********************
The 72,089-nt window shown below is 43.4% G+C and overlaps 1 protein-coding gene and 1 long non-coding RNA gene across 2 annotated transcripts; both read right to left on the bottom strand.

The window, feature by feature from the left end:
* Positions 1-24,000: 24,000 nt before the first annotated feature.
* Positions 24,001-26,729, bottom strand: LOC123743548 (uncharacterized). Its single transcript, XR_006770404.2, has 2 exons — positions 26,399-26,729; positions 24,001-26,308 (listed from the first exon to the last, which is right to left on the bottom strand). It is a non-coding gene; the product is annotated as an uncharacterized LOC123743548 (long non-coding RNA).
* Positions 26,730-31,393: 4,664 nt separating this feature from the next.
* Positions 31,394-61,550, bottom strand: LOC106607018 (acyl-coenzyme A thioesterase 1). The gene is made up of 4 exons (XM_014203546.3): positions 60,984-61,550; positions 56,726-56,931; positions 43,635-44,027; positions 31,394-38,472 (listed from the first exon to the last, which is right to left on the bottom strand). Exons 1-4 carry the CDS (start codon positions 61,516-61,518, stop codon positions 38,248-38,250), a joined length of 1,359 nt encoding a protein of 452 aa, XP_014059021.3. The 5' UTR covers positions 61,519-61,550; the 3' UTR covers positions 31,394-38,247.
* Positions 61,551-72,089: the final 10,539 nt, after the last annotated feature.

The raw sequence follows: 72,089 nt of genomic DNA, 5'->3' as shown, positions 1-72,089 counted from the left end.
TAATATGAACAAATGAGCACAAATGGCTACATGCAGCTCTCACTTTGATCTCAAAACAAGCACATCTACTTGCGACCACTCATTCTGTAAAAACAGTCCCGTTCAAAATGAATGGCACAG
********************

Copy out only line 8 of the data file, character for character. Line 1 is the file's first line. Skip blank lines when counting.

The raw sequence follows: 72,089 nt of genomic DNA, 5'->3' as shown, positions 1-72,089 counted from the left end.